M. burtonii is a psychrotolerant methanogen, also isolated from Ace Lake. It is more experimentally amenable than M. frigidum and has become the focus for an ambitious project encompassing genomics, proteomics and transcriptomics, aimed at the identification and characterisation of proteins that are involved with low-temperature adaptation. Specialist techniques include culturing and manipulation in a chilled anaerobic chamber and 2D-PAGE analysis. My role here is largely advisory, as most of the experimental work is done by our students, most notably the supremely talented and vivacious Amber Goodchild, now of J & J.
- Comparative microbial genomics and bioinformatics
In the course of my research on the psychrophilic Archaea, I have developed a general interest in comparative genomics, bioinformatics and computational biology. This has allowed our group to address a number of interesting biological problems (see recent publications). My main interest is in using data mining techniques to ask interesting biological questions using microbial genomes and sequence/structure databases. I use a wide variety of tools, including software built using the Bioperl modules. I am particularly interested in data integration and management and in the use of parallelised software on Linux clusters.
Marie Curie Research Fellowship: Vrije Universiteit, Amsterdam, 1998-2000
Still with P. denitrificans, my first postdoc turned to the genetic regulation of denitrification. During this time, we showed that a family of small proteins from denitrifying bacteria named NosX were involved in the biosynthesis of the enzyme nitrous oxide reductase, most likely playing a role in copper insertion. We also analysed the transcription of the nos operon, determined the membrane topology of the regulatory NosR protein and elucidated the role of nitric oxide in the transcriptional regulation of denitrification.
Ph.D: University of Oxford, 1993-1997
Armed with a taste for both P. denitrificans and long project titles, my D.Phil. thesis became “Cloning, sequence analysis and studies on the expression of the nirS gene, encoding cytochrome cd1 nitrite reductase, from Thiosphaera pantotropha“. Nitrite reductase (NirS) is a key enzyme in the global nitrogen cycle, reducing nitrite to nitric oxide. We sequenced the nirS gene and obtained a number of high-resolution crystal structures for NirS in both the oxidised and reduced forms. These indicated that despite a high degree of sequence conservation, different active site residues occur in NirS from different sources. We also investigated a number of heterologous and homologous expression systems, generated a NirS site-directed mutant and analysed the transcription of the nir operon.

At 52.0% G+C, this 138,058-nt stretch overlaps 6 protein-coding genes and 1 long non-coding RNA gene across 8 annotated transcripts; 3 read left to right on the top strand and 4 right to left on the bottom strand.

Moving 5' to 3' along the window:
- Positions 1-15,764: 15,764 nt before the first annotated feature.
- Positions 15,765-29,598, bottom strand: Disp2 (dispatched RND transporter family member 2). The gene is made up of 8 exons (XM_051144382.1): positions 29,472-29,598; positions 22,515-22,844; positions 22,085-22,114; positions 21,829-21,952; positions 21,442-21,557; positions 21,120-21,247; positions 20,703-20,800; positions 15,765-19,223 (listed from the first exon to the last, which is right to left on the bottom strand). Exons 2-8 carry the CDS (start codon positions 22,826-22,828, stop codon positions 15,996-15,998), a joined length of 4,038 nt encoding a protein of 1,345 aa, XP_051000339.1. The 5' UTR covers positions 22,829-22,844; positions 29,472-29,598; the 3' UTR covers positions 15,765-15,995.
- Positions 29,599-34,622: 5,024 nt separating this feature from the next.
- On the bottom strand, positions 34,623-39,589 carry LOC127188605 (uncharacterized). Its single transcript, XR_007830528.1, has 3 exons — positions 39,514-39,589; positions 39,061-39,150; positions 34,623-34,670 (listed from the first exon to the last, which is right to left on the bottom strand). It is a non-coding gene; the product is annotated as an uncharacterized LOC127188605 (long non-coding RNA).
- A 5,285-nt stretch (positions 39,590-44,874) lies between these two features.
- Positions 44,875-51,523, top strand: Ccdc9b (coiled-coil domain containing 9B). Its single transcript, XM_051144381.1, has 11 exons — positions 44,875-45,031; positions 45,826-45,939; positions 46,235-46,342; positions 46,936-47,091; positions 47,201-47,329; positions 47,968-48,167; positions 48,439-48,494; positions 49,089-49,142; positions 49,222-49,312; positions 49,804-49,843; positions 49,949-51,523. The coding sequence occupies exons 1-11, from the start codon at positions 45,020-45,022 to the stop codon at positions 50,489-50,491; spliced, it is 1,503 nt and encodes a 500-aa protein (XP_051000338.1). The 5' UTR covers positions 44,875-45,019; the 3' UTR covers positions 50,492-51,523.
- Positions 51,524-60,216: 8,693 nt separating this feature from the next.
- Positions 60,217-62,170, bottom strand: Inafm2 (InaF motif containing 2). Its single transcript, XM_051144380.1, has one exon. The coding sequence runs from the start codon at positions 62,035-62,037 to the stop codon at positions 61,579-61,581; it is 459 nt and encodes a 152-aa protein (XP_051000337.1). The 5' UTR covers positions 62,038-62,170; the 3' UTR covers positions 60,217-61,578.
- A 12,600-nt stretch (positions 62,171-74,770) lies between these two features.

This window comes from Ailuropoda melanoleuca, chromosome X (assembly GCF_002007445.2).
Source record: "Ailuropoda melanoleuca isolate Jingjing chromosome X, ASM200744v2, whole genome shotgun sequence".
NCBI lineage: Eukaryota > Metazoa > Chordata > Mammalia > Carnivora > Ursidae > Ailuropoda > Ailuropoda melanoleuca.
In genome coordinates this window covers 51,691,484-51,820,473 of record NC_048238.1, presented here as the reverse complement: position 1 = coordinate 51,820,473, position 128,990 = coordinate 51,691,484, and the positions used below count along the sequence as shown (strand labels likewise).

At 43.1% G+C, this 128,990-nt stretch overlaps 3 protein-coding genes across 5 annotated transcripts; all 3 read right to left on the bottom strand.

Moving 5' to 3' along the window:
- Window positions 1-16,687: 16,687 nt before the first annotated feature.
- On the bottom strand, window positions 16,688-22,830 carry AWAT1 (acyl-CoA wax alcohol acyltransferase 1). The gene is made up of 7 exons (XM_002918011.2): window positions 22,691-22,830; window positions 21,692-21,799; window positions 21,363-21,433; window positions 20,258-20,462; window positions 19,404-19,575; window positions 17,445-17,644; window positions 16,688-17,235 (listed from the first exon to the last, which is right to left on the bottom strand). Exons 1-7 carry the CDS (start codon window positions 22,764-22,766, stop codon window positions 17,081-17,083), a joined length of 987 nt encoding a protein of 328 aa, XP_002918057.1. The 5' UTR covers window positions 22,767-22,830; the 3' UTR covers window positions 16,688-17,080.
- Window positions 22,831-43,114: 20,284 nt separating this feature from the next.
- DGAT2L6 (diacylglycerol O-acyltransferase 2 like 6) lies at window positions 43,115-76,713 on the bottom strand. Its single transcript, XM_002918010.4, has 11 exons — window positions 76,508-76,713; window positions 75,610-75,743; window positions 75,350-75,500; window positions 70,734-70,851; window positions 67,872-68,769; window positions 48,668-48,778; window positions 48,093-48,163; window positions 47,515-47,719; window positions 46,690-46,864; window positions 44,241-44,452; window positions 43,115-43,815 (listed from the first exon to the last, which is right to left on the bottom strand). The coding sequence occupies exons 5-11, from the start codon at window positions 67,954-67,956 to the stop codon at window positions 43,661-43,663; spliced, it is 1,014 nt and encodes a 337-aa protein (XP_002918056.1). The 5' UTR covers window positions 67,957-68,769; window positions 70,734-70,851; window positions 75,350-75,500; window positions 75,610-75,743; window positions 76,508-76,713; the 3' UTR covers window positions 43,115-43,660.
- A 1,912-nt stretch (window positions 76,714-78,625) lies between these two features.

Honours: University of Edinburgh, 1989-1993
My career in scientific research began with an undergraduate project entitled “Spectroscopic and kinetic comparisons of cytochrome c peroxidases from Paracoccus denitrificans, Rhodobacter capsulatus and Pseudomonas stutzeri “. CCP is a dihaem cytochrome c found in the periplasm of many Gram-negative bacteria. It converts toxic hydrogen peroxide to water. During this project we showed using spectroscopy and kinetics that the activation of CCP by calcium observed in CCP from P. denitrificans was common to other CCPs and identified a putative calcium binding site on the enzyme.